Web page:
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Saturday, 17th May 2008
T the things I know about

Australia might well fit on the back of cigarette card or two (if I pad). It is a certain fact I know absolutely no more about the country since the influx of bad Australian soaps on British TV. On reflection this cannot be true.

australian soap

Wills, Overseas Dominions, Australia [1915] 50 cards    

Australia has a TV network in a worse state than ours (presumably we are buying the best?) they seem to have bizarrely bland lives which a large percentage of the British population cannot watch enough of. This says plenty about just how exciting things are in UK.

I suspect, mind you, rather like a comic is not constantly humorous the Australians could well be producing these soaps just for the UK market and laughing all the way to the bank.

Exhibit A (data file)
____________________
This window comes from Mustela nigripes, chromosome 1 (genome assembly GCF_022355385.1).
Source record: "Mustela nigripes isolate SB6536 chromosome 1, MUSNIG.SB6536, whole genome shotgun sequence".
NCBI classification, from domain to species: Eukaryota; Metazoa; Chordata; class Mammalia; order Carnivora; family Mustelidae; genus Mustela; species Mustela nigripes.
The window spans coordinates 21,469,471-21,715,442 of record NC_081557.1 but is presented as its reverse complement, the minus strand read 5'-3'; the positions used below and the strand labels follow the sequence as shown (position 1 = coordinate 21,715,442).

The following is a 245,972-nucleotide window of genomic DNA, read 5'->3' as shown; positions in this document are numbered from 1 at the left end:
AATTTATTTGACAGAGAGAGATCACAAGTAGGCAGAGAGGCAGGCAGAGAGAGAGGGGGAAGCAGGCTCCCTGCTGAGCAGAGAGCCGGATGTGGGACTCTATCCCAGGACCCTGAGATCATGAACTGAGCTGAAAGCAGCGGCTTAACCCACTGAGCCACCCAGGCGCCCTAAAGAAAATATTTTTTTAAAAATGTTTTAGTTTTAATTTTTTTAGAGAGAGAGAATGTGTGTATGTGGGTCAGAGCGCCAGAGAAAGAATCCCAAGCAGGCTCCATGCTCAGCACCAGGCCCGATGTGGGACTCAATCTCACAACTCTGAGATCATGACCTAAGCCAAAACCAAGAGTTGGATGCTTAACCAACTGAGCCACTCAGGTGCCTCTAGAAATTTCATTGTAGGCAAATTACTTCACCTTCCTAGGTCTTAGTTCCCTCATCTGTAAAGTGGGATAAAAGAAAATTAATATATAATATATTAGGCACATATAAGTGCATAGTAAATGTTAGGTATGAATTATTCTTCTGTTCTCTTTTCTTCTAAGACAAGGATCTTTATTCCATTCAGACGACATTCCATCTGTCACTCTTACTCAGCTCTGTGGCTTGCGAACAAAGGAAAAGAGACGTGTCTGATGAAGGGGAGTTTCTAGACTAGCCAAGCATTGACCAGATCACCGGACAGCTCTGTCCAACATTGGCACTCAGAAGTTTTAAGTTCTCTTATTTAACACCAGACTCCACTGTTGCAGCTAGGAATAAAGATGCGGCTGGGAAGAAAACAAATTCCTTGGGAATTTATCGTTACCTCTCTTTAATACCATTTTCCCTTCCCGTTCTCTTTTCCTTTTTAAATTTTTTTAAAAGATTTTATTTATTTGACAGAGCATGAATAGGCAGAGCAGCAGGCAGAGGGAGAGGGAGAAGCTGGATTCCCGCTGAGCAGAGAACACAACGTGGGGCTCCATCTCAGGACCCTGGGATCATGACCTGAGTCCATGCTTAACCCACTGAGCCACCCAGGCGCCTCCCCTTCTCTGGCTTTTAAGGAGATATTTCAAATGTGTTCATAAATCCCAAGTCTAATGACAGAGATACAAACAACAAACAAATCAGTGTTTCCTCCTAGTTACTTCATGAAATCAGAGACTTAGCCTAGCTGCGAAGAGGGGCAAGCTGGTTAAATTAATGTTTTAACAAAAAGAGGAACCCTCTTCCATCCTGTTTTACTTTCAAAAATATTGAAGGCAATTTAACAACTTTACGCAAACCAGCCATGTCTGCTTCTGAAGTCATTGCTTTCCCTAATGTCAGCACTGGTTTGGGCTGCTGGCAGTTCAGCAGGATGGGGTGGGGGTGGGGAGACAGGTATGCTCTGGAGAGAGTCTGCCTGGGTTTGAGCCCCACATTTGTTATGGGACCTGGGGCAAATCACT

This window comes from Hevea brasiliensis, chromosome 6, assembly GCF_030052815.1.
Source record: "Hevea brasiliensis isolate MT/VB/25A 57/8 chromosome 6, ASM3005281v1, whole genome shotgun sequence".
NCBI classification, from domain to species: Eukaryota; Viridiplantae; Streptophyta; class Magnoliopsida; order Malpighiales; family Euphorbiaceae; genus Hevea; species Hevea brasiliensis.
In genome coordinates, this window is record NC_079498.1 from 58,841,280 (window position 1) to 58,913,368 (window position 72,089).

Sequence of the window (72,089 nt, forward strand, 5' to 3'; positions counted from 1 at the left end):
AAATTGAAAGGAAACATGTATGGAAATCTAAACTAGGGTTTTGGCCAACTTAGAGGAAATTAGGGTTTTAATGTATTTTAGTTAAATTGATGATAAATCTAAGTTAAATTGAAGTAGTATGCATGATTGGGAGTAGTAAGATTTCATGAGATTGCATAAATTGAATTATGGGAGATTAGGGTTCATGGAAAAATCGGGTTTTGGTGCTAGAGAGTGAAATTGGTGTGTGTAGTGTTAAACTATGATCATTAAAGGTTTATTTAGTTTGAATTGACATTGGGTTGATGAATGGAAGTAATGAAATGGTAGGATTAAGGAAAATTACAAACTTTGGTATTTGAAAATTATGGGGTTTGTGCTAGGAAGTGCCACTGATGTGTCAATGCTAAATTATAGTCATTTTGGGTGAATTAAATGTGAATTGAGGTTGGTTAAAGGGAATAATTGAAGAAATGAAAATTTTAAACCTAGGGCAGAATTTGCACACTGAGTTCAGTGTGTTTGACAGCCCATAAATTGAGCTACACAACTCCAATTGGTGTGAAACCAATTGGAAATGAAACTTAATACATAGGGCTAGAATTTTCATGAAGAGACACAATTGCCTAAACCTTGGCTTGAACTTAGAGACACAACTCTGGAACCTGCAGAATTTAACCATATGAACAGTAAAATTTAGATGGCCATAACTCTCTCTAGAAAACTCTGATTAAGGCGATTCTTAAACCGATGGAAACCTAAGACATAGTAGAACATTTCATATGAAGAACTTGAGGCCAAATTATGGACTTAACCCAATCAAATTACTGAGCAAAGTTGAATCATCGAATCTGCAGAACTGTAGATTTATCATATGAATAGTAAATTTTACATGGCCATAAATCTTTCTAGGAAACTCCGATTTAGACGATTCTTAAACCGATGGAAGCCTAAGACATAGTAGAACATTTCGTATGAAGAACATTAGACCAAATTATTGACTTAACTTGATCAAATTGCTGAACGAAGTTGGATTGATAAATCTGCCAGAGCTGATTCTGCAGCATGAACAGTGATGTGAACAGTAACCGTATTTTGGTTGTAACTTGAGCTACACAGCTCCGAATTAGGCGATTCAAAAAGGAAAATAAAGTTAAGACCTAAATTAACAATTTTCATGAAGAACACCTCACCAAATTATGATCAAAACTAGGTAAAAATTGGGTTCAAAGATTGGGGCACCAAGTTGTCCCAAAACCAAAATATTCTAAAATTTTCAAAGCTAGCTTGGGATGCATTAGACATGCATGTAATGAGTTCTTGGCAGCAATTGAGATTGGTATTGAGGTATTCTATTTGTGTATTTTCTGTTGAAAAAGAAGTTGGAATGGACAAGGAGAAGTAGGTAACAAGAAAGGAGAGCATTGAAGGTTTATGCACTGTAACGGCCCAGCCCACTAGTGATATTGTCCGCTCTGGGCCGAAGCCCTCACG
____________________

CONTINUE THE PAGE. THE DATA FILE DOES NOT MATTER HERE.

...Safe to say though it is one of the questions in testing replicants in Blade Runner.

It is all a bit depressing really. US shows give you a sense of the US, location work is a lot better. Australians seem to live in houses which resemble my late grandmothers house or sleep on a blanket in the outback.

It also seems they have a young population, a British soap is full of retired folk, Australian soaps are full of young people. Ill-educated young people as well is the assumption given the amount of schooling they get.

There does not seem to be the same drink problem in Australia here in the UK if you are not in the pub you are not in the soap. At least in the UK we have a rudimentary educational system in the guise of the Grange Hill Soap.

The US has a very weird education system, it seems you have to be around about 30 years old and dress up in school age clothing before they let you in. It might explain a good deal.

All this is fine, its TV, we know this but deep down it must be making an impression, any character that gets into trouble in one of the national soaps is bombarded with offers of help. I bet it is even worse now there is email everywhere. Perhaps I should set-up an automatic system which fires off emails to soap characters in trouble.

Phrases like, 'He is a con-man, can't you hear that fake foreign accent?', 'To solve your money problems by a lottery ticket, you'll win.'.